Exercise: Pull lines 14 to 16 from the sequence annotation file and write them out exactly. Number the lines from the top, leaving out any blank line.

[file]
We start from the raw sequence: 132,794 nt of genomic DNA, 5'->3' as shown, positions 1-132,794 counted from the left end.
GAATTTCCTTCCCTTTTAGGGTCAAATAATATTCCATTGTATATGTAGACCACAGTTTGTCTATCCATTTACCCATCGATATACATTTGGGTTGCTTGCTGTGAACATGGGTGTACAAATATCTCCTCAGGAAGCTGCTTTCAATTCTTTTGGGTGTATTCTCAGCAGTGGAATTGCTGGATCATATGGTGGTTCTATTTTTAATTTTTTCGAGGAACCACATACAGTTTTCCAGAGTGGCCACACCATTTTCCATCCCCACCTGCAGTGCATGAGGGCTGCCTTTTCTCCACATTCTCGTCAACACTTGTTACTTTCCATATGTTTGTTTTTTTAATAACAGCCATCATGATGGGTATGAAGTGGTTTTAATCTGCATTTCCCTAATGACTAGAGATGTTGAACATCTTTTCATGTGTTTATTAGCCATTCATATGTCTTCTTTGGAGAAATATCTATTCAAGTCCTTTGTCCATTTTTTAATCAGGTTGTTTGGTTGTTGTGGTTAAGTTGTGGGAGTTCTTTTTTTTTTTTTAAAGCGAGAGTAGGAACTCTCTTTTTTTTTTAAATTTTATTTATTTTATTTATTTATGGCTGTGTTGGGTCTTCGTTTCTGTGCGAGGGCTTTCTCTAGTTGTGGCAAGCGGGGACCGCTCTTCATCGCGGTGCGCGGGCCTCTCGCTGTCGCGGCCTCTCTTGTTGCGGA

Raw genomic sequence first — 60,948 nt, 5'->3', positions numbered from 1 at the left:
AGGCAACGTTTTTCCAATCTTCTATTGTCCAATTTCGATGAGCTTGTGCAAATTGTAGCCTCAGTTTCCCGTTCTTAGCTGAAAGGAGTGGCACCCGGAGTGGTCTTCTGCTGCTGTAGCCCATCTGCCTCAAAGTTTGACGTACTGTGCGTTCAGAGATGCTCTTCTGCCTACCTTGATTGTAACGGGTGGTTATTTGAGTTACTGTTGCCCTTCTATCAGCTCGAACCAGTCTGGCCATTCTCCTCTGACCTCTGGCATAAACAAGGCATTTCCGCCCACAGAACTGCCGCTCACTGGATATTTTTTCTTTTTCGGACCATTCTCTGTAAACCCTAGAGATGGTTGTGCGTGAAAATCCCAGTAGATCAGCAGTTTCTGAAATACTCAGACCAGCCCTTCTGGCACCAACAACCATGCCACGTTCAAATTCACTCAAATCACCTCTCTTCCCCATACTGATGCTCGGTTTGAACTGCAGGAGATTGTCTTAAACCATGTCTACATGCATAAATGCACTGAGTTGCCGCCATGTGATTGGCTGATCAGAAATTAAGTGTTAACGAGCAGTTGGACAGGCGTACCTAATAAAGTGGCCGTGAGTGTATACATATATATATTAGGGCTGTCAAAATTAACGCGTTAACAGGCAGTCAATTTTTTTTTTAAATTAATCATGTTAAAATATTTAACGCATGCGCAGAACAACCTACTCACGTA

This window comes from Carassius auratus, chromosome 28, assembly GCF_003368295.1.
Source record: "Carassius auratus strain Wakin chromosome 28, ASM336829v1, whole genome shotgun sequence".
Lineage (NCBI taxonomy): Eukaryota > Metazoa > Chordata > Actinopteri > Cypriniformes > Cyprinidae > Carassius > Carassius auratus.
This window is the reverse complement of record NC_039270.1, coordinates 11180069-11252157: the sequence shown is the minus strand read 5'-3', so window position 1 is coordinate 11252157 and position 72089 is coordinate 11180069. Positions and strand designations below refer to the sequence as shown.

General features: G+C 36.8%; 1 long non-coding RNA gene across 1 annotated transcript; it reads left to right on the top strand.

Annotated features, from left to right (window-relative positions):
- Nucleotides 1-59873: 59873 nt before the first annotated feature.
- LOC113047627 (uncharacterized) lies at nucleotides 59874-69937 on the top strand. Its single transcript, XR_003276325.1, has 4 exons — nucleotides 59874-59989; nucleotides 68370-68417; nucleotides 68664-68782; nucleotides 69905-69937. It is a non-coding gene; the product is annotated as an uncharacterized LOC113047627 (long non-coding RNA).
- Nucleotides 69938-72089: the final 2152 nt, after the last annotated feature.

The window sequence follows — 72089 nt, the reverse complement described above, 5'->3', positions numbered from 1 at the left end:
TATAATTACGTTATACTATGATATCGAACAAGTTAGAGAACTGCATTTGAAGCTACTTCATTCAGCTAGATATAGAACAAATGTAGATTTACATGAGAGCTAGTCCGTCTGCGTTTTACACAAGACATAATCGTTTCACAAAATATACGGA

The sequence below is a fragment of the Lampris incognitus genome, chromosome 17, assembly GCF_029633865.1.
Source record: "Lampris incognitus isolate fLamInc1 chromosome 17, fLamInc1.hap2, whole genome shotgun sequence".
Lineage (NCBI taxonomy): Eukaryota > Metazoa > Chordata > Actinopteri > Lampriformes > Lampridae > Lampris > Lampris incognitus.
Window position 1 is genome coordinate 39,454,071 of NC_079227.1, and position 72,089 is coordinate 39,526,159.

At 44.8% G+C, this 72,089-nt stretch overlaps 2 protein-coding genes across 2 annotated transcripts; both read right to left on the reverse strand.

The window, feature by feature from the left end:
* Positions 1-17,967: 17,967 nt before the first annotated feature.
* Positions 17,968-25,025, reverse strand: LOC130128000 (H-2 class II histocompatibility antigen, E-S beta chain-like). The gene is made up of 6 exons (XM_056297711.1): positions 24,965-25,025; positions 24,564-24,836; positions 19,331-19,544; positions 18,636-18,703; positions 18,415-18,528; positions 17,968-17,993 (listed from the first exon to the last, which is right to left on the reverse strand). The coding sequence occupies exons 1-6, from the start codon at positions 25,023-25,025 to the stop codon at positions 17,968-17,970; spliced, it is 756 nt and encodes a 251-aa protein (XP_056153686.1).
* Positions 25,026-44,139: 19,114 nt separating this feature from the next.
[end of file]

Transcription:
The window sequence follows — 72089 nt, the reverse complement described above, 5'->3', positions numbered from 1 at the left end:
TATAATTACGTTATACTATGATATCGAACAAGTTAGAGAACTGCATTTGAAGCTACTTCATTCAGCTAGATATAGAACAAATGTAGATTTACATGAGAGCTAGTCCGTCTGCGTTTTACACAAGACATAATCGTTTCACAAAATATACGGA

The sequence below is a fragment of the Lampris incognitus genome, chromosome 17, assembly GCF_029633865.1.